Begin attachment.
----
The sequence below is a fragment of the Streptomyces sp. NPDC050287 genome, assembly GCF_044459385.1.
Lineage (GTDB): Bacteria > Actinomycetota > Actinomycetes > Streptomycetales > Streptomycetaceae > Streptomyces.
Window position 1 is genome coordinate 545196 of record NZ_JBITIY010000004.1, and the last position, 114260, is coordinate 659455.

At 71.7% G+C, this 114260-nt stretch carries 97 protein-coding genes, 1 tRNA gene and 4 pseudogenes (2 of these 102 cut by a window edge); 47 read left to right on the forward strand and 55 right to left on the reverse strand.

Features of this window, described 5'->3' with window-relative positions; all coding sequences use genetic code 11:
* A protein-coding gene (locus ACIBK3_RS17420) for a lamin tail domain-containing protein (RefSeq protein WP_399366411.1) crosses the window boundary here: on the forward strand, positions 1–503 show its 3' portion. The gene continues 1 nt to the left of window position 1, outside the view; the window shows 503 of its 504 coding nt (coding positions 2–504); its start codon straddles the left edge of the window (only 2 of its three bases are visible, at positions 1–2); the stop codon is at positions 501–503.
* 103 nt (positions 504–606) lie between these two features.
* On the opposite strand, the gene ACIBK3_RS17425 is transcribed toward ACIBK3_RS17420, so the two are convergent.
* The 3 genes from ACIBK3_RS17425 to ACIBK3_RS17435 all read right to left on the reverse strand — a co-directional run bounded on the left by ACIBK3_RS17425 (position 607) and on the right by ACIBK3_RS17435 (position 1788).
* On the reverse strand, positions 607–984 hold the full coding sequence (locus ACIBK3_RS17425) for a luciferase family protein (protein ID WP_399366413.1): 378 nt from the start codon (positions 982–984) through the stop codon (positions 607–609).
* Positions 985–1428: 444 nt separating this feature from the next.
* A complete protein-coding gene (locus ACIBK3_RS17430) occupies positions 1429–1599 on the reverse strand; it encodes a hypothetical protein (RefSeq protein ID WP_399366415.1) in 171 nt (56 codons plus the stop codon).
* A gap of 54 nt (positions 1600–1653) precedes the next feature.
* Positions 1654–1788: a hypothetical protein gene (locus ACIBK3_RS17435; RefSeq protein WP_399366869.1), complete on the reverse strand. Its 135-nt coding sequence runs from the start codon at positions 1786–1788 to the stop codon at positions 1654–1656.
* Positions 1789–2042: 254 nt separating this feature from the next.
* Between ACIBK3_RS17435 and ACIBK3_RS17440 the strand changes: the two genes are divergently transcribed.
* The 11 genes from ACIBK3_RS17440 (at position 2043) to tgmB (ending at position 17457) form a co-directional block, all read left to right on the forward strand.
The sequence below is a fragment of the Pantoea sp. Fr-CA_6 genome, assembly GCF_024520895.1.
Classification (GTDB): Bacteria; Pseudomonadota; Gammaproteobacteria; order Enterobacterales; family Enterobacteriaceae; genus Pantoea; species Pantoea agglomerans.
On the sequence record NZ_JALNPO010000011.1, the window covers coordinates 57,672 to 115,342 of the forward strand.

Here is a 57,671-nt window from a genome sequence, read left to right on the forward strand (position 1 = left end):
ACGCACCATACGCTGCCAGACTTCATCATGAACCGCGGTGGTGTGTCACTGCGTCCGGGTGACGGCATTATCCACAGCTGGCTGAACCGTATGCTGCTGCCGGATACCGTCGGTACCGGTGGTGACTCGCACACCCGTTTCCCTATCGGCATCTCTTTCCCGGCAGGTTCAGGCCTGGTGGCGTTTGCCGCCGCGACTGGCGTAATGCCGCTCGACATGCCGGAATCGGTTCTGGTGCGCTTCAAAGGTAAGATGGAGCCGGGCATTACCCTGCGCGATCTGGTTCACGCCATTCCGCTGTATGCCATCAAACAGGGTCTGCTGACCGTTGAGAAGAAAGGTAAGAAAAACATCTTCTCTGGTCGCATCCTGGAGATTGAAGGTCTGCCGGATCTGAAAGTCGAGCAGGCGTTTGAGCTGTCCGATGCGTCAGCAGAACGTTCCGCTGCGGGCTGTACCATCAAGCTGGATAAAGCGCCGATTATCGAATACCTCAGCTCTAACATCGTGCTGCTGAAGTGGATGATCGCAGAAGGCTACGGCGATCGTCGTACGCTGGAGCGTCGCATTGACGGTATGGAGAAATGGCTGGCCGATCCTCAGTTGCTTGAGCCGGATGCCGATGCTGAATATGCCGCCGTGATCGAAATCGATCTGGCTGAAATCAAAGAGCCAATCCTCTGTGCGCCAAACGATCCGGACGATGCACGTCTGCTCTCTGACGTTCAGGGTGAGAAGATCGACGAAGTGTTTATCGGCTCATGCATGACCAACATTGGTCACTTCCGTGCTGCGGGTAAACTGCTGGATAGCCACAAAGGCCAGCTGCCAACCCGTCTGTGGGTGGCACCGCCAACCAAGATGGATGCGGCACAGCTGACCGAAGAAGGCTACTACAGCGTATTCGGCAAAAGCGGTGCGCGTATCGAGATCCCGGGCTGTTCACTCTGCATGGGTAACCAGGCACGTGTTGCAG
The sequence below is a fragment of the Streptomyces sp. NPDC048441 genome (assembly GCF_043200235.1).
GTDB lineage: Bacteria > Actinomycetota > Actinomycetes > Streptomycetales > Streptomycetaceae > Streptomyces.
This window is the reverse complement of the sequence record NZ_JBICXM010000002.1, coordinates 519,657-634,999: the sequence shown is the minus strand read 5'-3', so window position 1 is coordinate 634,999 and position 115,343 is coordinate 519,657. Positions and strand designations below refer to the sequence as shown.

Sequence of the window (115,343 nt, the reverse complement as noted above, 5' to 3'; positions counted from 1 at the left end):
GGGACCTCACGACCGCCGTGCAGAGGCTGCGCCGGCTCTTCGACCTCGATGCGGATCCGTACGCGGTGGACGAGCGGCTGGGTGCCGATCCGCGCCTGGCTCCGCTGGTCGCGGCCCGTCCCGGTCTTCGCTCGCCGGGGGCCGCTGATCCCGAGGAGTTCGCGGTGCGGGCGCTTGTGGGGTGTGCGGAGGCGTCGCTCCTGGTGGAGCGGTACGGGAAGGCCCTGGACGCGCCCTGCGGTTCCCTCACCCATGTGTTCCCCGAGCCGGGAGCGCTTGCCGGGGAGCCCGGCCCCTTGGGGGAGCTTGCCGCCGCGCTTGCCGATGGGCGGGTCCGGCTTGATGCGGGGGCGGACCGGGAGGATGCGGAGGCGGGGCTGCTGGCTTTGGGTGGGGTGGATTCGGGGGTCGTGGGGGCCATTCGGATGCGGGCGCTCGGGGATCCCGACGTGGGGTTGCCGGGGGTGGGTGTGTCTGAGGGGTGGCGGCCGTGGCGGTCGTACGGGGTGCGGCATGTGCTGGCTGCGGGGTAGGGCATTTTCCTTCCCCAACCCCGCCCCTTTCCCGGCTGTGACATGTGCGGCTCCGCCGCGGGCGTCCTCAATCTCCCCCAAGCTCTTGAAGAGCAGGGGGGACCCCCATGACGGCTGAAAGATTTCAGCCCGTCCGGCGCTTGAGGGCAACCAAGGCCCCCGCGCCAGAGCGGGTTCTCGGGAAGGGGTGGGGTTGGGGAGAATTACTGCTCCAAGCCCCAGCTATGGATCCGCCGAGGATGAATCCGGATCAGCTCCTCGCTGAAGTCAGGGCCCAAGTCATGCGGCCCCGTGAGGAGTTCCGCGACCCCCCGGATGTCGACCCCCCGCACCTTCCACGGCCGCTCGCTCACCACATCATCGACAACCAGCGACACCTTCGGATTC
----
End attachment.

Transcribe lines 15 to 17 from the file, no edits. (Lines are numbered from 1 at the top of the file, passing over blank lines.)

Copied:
* Positions 1789–2042: 254 nt separating this feature from the next.
* Between ACIBK3_RS17435 and ACIBK3_RS17440 the strand changes: the two genes are divergently transcribed.
* The 11 genes from ACIBK3_RS17440 (at position 2043) to tgmB (ending at position 17457) form a co-directional block, all read left to right on the forward strand.